Theory of Everything - Review

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Theory of Everything - Review

Name another scientist that has appeared on The Simpsons, The Big Bang Theory, Star Trek TNG, Stargate Atlantis, Futurama and Red Dwarf. Name a scientist whose voice has been recorded for a Pink Floyd track. This is the thing I’ve always loved about the Hawk man. Underneath that vast intellect and unparalleled genius he’s always been such a normal down to Earth guy that couldn’t patronise you or look down on you even if he tried. Someone that’s just happy to speculate with you about the next Star Wars movie as he is about the origins of the Universe. Despite everything he embodies in ideals of triumphing over adversity and human endeavour, above all else Stephen Hawking has and also will be the people’s genius. If 50 years from now my grandchild asked me about him I’d just look them square in the eyes and say “he was just like you, only he dreamed a little bigger”. Now the high roller of modern physics is getting the biopic treatment in Theory of Everything. Here’s a brief history of it.

We follow the man who will become the great Stephen Hawking (Eddie Redmayne - My Week with Marilyn, Les Misérables) from being a brilliant but lazy graduate student, to meeting the love of his life Jane Wilde (Felicity Jones – The Invisible Woman, The Amazing Spiderman 2), to his generation defining work on cosmology. All of which bears the creeping overshadowing of a Stephen’s crippling and progressively terminal diagnosis.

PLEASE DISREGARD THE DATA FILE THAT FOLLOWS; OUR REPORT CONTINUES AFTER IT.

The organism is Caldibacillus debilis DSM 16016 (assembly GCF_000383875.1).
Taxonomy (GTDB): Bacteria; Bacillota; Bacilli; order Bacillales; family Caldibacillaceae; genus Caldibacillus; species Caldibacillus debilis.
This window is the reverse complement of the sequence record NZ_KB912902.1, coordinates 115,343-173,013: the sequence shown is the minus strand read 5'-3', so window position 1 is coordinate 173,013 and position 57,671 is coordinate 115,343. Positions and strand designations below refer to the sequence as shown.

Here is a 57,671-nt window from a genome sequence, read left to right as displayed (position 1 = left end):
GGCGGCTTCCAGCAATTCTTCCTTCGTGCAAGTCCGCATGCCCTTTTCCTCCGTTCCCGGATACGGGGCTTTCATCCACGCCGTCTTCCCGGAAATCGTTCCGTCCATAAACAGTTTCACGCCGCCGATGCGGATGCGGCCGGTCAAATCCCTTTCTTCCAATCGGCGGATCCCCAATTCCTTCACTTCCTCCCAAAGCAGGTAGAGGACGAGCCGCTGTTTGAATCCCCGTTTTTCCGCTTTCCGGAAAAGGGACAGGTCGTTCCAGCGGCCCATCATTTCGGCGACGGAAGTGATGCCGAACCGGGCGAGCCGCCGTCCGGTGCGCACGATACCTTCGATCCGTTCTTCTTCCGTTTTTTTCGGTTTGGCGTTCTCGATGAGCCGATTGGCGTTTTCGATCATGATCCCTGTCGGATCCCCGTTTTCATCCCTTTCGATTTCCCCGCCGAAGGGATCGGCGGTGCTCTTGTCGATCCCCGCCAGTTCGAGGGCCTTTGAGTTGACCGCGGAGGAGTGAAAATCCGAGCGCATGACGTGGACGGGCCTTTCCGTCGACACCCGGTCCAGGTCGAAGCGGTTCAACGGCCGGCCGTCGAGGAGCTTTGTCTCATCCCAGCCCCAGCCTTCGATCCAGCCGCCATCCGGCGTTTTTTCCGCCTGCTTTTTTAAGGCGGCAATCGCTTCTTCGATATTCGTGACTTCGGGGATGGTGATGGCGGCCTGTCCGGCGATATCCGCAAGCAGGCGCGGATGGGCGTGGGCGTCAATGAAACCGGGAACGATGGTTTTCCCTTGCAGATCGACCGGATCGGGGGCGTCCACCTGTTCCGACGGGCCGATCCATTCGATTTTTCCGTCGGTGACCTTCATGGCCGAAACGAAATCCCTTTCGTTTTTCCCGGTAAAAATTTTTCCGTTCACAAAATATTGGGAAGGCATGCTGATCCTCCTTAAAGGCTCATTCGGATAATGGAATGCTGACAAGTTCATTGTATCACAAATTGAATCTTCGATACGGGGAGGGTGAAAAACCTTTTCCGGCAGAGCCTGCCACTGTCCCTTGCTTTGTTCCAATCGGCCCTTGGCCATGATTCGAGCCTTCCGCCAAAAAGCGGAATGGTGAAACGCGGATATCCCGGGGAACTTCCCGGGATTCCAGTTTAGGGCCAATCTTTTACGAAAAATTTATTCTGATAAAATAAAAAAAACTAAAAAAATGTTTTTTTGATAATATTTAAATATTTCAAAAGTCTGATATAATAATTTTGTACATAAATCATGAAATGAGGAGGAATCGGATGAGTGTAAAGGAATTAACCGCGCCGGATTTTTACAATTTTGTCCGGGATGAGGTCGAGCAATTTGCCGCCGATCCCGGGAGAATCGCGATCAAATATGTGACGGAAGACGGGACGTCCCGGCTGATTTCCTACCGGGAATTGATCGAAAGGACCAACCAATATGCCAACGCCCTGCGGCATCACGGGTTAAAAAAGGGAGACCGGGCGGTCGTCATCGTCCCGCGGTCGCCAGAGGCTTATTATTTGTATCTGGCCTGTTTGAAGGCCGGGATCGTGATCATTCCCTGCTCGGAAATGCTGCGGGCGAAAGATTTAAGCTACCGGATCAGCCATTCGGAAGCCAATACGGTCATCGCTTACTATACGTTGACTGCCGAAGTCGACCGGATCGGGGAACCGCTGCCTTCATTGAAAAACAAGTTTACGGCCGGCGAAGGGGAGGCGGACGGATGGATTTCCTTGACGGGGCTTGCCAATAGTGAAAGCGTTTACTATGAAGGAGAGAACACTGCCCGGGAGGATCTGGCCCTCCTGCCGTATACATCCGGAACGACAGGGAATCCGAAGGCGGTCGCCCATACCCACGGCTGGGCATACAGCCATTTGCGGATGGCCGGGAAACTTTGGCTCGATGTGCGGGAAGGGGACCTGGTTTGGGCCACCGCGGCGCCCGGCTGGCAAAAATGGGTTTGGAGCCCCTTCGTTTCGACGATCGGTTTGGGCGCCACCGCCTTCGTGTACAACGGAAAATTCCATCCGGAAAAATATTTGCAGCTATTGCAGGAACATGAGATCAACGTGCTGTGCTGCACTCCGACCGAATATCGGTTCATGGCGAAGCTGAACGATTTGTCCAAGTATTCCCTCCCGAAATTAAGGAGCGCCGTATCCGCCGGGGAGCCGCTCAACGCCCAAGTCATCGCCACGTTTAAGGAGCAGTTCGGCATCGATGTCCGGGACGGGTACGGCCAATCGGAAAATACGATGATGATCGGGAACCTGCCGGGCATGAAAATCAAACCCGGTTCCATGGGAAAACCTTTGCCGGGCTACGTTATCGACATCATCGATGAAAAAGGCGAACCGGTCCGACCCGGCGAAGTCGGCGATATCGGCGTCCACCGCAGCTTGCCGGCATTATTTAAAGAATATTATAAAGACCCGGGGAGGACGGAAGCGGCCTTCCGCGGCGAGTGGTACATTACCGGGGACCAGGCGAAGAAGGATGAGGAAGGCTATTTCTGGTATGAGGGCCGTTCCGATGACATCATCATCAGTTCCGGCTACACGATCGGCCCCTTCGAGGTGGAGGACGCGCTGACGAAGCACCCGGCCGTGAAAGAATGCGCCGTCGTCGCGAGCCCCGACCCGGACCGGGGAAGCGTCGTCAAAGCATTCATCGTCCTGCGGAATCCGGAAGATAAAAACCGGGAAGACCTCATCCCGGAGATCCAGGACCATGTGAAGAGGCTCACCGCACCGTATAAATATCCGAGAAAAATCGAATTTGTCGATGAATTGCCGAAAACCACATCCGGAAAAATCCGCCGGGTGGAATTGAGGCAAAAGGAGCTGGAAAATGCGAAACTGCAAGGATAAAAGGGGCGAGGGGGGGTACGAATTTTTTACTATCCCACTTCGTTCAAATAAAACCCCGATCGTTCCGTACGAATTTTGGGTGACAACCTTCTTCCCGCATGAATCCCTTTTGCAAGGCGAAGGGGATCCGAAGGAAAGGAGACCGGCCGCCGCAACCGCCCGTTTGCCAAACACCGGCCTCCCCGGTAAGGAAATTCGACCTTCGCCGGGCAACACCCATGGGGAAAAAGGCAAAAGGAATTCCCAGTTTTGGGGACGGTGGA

The immediate and ultimately constant goal here is to show the man behind the machine. We quickly embrace Stephen as a character for his flaws not his intelligence. From an awkward first conversation with Jane to being dragged out of bed by a friend mere minutes before class starts (most of us have been on at least one end of that). Even as time and success take him he’ll still explain things using “tits up” terminology or mechanically crying exterminate with a paper bag on his head. This is none better demonstrated in his isolationist reaction to his mere 2 year bestowed life expectancy; he never feels more relatable than when he tries to shut out everyone in his life unable to overcome this life shattering news. It neither demeans him or makes a deity of him but strikes the perfect character balance thanks to outstanding writing from Anthony McCarten (Death of A Superhero); having worked on the screenplay since. The grasp and understanding of the central characters is outstanding. No attempt is made to portray Hawking as a scientific Mosses (he even advocates that “God must die” in the pursuit of physic). Instead Theory of Everything takes wonderful pleasure in showing us his inspiration. From early conversations with Jane about creation to the simple images that sparked a cosmic storm within him. His earlier lack of enthusiasm only serves to amplify this as we see the difference it makes when he finds something that interests him.